“A closed mouth gathers no foot.” I learned that sage advice from a respected mentor. That . . . or I read it in a fortune cookie. Regardless, I've taken those words of wisdom to heart. Simply put, it's best to either keep information to yourself, or give serious thought to unintended messages that may be conveyed.

Those who communicate food research and industry news might want to keep such in mind when discussing practices and ingredients common to the industry. More than your target audience is likely to see your press release or quote. Often, these people will not be knowledgeable about the methods and practices common to the industry or understand critical, but unspoken, benefits. This came to light recently, when I happened across a release on the Internet mentioning a study being done to boost protein for poor communities. Apparently, the Technological Institute of Celaya, in Mexico, discovered minced mealworm larvae provide a boost of protein when added to wheat tortillas.

I've been around this industry long enough to know there are some things the mass public does not want to hear — and a certain way such information should not be conveyed. The challenge is to find a subtle way to address those topics, informing with audience sensitivities in mind.

The importance of precision came to light recently when a reader questioned statistics in our January functional foods article, "A Function of Health," based on a Mintel report. He felt the sales figures were too conservative. A call to Mintel provided a simple explanation that had more to do with definitions than data. Our reader's sales figures were based on broad category definitions for functional foods, while our article noted that the numbers were based strictly on products making a specific, written health claim. Category definitions for functional foods and nutraceuticals have particularly plagued the industry.

Communicating effectively (especially about food, a subject some regard with almost religious zeal) is, at times, a difficult task and involves more than stating the facts. It means presenting reasoned, well-thought-out ideas in a straightforward, clear manner. Simply put, be aware of what you say, and how it is said. Think of how it sounds to your intended audience, as well as to those who may have adversarial agendas. Now excuse me while I try to convince myself that it's okay to eat tortillas again.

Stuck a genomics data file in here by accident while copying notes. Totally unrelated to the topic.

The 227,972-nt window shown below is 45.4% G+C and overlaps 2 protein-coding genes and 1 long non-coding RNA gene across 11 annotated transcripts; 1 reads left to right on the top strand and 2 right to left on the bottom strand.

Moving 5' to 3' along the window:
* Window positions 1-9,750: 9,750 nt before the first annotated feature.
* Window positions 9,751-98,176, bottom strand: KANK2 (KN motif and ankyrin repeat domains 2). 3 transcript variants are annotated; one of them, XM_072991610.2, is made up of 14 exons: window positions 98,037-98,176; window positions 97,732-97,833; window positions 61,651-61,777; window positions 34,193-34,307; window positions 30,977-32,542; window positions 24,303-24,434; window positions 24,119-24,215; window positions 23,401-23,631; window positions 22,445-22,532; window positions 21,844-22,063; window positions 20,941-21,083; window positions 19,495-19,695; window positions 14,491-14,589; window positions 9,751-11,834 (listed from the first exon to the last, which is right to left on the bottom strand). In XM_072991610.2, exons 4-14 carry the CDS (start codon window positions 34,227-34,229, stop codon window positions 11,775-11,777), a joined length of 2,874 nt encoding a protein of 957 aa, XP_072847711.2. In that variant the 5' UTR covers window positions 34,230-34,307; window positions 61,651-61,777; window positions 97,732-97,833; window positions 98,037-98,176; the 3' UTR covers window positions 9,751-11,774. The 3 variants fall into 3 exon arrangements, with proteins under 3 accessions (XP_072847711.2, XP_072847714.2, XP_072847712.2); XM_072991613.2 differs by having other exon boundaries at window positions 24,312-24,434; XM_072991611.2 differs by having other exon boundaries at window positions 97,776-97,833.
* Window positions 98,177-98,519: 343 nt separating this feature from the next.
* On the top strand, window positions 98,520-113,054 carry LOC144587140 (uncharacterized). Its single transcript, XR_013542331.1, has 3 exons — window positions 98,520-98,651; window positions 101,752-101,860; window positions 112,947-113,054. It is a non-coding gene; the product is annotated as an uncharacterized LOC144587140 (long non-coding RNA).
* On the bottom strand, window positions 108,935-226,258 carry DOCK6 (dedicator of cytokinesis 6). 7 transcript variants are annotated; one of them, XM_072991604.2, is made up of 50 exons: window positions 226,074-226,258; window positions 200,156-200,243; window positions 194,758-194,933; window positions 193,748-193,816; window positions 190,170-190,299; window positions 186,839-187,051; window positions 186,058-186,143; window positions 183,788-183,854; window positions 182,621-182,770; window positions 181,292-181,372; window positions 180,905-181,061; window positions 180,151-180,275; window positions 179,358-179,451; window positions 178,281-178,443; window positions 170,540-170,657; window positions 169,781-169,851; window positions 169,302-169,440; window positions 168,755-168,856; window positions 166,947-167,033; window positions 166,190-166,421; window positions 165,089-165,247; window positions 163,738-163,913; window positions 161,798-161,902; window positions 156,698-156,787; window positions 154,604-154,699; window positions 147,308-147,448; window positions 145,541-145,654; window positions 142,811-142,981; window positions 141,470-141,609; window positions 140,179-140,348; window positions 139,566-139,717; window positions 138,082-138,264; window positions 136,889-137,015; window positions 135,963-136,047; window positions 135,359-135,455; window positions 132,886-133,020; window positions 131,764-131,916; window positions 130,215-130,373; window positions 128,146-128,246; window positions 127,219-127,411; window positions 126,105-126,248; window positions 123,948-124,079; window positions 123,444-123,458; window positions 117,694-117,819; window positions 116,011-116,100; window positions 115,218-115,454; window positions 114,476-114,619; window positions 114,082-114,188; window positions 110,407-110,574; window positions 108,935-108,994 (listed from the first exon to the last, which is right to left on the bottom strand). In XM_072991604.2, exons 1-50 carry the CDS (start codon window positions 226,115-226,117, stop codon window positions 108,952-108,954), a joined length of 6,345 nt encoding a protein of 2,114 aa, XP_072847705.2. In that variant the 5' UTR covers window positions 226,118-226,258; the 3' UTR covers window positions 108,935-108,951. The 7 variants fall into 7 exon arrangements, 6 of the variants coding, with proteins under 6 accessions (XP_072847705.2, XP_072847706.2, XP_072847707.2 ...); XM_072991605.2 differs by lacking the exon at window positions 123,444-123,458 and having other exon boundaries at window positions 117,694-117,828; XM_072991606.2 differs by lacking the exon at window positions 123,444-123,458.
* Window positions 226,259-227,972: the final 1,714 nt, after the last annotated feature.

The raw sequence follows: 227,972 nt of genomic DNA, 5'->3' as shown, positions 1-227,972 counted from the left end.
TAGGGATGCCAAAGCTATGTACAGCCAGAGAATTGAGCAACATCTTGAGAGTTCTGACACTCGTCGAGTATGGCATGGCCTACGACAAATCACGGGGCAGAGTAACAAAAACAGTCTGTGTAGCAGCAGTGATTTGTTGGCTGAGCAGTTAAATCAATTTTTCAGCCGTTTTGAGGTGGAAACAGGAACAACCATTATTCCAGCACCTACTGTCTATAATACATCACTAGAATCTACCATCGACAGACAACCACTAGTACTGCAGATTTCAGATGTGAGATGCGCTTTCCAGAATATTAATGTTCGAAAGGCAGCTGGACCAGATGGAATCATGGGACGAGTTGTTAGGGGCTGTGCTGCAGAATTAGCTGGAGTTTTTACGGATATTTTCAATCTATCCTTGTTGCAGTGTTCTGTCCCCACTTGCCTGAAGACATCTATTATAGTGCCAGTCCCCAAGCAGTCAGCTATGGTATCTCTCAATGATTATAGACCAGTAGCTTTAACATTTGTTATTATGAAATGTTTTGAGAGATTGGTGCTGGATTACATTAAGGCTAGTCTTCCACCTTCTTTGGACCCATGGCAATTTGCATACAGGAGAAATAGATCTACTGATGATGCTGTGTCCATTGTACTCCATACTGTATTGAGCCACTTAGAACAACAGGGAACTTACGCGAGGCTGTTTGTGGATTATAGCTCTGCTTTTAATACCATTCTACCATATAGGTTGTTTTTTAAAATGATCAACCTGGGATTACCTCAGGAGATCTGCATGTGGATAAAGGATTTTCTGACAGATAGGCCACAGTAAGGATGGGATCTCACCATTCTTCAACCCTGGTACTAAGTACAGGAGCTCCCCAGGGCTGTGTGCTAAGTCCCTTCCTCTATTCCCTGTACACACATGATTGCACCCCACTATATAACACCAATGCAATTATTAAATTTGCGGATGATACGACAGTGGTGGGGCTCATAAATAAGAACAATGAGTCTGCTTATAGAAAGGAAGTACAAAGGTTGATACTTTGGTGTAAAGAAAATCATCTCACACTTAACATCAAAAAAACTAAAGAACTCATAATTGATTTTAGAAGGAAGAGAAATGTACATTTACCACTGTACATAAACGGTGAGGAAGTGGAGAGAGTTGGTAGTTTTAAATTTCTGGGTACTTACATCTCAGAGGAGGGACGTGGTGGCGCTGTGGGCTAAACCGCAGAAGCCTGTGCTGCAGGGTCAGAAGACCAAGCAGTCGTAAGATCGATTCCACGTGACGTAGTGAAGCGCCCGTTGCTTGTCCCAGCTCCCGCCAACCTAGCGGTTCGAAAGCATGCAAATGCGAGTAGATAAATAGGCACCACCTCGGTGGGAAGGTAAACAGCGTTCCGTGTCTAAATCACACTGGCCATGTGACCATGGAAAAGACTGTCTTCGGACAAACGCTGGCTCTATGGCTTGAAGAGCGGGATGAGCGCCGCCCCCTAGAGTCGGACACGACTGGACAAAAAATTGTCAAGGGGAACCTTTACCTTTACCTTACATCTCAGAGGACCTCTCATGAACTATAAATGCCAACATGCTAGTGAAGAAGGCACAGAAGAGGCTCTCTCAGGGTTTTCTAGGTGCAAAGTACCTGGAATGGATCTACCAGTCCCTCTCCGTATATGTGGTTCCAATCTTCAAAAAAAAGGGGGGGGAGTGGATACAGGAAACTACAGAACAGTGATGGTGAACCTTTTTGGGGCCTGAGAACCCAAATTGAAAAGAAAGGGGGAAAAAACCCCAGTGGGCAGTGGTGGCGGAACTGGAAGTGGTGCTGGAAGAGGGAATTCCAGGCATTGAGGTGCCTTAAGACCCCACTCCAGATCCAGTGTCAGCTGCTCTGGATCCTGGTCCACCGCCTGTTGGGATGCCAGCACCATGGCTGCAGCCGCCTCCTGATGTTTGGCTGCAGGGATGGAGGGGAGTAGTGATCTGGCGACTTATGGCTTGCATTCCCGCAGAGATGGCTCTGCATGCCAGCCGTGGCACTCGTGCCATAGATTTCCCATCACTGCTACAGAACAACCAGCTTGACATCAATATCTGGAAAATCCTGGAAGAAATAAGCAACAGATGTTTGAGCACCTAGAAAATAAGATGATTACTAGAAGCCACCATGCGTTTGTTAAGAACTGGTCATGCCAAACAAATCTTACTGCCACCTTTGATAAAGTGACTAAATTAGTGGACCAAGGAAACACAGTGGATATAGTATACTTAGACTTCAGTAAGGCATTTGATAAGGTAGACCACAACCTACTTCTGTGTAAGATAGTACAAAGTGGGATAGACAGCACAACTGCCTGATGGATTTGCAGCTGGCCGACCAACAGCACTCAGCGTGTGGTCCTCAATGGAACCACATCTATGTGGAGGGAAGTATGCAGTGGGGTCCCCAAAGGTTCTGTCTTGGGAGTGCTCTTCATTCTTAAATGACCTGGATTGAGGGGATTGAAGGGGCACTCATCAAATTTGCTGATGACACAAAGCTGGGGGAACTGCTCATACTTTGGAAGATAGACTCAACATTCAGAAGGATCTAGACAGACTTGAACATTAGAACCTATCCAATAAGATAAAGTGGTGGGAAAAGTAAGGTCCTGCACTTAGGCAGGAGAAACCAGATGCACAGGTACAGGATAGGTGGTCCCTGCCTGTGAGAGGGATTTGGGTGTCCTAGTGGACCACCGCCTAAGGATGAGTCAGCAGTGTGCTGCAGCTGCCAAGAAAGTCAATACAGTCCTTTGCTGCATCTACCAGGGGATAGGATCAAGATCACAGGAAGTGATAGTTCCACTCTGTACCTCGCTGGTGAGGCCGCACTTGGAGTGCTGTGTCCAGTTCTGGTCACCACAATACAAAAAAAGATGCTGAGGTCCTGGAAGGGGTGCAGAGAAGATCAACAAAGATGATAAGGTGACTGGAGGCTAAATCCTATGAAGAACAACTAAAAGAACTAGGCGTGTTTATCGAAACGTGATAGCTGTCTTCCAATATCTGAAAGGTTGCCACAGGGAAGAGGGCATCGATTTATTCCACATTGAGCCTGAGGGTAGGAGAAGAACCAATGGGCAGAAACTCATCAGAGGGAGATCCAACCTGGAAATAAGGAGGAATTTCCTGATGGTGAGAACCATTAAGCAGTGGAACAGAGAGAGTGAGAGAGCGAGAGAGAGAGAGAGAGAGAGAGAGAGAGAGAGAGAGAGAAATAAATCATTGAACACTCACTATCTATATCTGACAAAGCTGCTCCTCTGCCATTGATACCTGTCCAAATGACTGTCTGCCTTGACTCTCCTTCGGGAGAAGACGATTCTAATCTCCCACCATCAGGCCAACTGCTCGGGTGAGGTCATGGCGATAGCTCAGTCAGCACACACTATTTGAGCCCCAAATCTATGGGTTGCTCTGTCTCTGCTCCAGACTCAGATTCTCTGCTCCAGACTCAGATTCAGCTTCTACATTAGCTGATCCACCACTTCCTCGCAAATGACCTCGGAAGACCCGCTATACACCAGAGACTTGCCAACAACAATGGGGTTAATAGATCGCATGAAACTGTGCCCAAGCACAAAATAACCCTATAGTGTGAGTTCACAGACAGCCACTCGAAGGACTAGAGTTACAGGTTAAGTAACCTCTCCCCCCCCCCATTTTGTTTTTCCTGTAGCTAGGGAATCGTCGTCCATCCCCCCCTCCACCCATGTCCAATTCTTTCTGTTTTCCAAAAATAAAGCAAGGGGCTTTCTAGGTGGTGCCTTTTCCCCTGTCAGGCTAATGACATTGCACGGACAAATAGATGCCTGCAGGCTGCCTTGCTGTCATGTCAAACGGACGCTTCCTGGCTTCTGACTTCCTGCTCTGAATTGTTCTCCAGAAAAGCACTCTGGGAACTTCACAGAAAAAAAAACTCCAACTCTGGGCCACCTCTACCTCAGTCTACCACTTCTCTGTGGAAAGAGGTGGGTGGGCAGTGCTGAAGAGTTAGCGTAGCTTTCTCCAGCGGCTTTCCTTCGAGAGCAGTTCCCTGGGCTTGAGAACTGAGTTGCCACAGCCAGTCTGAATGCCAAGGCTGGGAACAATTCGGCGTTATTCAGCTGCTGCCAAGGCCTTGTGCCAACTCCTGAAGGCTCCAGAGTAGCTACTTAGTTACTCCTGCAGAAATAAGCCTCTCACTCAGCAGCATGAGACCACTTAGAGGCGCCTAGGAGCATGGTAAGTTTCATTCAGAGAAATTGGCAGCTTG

Internet Information

For more information on subjects covered in this issue's articles, see the Internet sites provided below.

Market Trends—Breakfast Cereals
www.scisoc.org/aacc/ — American Assoc. of Cereal Chemists
www.crnusa.org — Council for Responsible Nutrition

Formulating with Organics
— The National List, USDA's list of approved organic ingredients
www.ams.usda.gov/nop — National Organic Program
www.omri.org — Organic Materials Review Institute

Stews with Savory Flavors
FAQ: Natural Flavorings on Meat and Poultry Labels - Food Safety and Inspection Service
www.ohly.de/sommer.htm — Yeast extracts:
production, properties and components

A Lexicon on Lipids
www.supplementwatch.com — Online “encyclopedia” of supplements with claims and supporting theories.
www.eatright.org/pr/1999/0921f.html — American Dietetic Assoc. press release with information on DHA
www.crnusa.org/Shellnr071101.html — Council for Responsible Nutrition page on global standards

Bone Health Benefits
www.nof.org — National Osteoporosis Foundation
www.nlm.nih.gov/medlineplus/osteoporosis.html — National Library of Medicine, osteoporosis links
www.osteo.org — National Institutes of Health, Osteoporosis and Related Bone Disease
www.osteofound.org — International Osteoporosis Foundation
www.fore.org — Foundation for Osteoporosis Research and Education

Six Years of Articles Online
www.PreparedFoods.com — Articles are searchable by a keyword on Prepared Foods' homepage